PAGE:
• Department of History

    Understanding history — the record of what people have thought, said, and done — is essential in understanding the world of today. Undergraduate and graduate students explore not only events of the past, but their meaning and implications for our own lives.

    For undergraduates, the department focuses on the broad relevance of history to a variety of careers — given the discipline’s emphasis on research, writing, and critical thinking. All students complete an original research project, either through the required senior research seminar or the BA with Distinction. Our active chapter of Phi Alpha Theta, the history honor society, plans field trips and hosts graduate school and career workshops. Undergraduate majors have gone on to careers in law, politics, education, journalism, business, and medicine.

    Our graduate program is characterized by close intellectual and working relationships between students and faculty. Recent graduates have received appointments on college and university faculties, in libraries and archives, and in federal and state government agencies.

    The department includes 25 current and 11 emeritus faculty members, and many have received national and international recognition for their work. The faculty includes historians of the United States, Europe, Africa, Latin America, the Middle East, South Asia, East Asia, and the Ancient World.  In addition to geographic and chronological focuses, our colleagues teach in fields such as political, social, military, and cultural history, with particular interest in political violence, empire, religion, law, women, gender and sexuality, labor, race and ethnicity, and intellectual history.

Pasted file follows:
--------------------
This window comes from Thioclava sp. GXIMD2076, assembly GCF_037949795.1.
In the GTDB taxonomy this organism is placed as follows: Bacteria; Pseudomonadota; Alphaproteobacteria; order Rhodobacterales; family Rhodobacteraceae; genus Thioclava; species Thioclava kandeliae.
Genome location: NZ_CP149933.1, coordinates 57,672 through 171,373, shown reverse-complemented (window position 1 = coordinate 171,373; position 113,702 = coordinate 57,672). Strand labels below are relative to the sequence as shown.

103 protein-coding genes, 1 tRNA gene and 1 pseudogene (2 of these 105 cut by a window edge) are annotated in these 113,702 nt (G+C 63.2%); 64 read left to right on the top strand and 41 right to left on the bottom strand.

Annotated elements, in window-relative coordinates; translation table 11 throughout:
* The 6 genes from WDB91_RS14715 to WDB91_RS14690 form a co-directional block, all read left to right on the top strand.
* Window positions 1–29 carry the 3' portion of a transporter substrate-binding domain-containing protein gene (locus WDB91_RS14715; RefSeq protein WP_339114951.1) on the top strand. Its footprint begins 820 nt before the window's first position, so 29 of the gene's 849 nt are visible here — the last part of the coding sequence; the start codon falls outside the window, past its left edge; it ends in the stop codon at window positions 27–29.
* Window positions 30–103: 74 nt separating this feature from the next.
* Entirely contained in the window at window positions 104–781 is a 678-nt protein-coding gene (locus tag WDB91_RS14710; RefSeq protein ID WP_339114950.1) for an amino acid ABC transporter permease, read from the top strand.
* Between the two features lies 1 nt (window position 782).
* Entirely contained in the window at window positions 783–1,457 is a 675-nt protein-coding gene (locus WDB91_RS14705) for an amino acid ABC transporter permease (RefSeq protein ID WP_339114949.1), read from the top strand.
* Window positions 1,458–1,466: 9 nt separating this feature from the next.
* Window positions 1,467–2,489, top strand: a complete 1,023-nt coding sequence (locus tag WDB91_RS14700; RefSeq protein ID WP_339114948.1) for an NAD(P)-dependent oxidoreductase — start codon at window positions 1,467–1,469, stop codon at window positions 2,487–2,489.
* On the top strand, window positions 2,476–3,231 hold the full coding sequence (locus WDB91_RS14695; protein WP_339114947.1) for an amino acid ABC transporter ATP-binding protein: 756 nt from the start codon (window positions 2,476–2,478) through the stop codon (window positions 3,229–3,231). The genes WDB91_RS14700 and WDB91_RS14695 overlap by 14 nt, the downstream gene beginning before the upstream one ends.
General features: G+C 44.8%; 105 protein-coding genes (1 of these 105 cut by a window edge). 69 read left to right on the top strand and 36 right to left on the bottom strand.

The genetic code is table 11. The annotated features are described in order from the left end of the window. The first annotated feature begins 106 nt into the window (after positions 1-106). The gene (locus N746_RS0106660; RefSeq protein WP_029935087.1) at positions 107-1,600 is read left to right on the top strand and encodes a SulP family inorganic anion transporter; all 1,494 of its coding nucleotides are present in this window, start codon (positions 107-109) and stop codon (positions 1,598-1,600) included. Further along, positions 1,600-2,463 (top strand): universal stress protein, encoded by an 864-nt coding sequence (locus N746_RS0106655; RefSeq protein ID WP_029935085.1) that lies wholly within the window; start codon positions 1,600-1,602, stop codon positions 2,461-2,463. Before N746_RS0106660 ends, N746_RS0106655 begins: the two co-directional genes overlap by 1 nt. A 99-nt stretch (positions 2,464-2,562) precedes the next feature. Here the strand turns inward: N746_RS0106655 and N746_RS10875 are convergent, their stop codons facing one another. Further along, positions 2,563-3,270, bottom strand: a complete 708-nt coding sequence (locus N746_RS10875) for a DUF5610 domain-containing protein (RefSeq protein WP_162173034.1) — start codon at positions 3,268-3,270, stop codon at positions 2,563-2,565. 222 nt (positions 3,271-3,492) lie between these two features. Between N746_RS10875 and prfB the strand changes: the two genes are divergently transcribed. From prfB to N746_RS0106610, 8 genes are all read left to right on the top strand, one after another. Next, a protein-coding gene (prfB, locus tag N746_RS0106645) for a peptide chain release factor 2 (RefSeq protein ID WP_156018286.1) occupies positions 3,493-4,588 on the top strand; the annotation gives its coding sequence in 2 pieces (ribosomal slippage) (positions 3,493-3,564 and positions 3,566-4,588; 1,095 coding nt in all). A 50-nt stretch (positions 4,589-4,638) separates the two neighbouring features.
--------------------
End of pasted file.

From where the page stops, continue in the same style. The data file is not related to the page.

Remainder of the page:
The History Department is one of the oldest departments in the Maxwell School of Citizenship and Public Affairs at Syracuse University, having granted its first Ph.D. in 1883. 

  • History News

    McCormick discusses the violence in Mexico with CNN, Washington Post

    "A whole series of sort of mid-tier and lower level and smaller kind of up-and-coming, wannabe cartels are trying to set up shop in this terrain," Gladys McCormick told CNN. "They're striking deals with each other, with the big players. What I do think is that this (massacre) had nothing to do with drugs per se. I think it had to do with extortion and kidnapping."


    McCormick speaks with BH, Bloomberg about cartel violence in Mexico

    On Monday, nine members of a Mormon family, all US citizens, were killed in northern Mexico in an apparent attack by drug cartels. "The level of violence is brutal," Gladys McCormick told the Boston Herald. "The zone where the attacks took place is also up for grabs. One of the big demon cartels is responsible." McCormick spoke with several media outlets about the recent cartel violence in Mexico.


    Professor Susan Branson, Scientific Americans: Invention, Innovation, and Nationalism in the 1st Am. Century

    This is the second installment of Orange History Hub, the Syracuse University History Department podcast. Our second episode features Dr. Susan Branson, Professor of History in the Maxwell School. Professor Branson focuses on early American women, early American society and culture, and Science in American society in her research.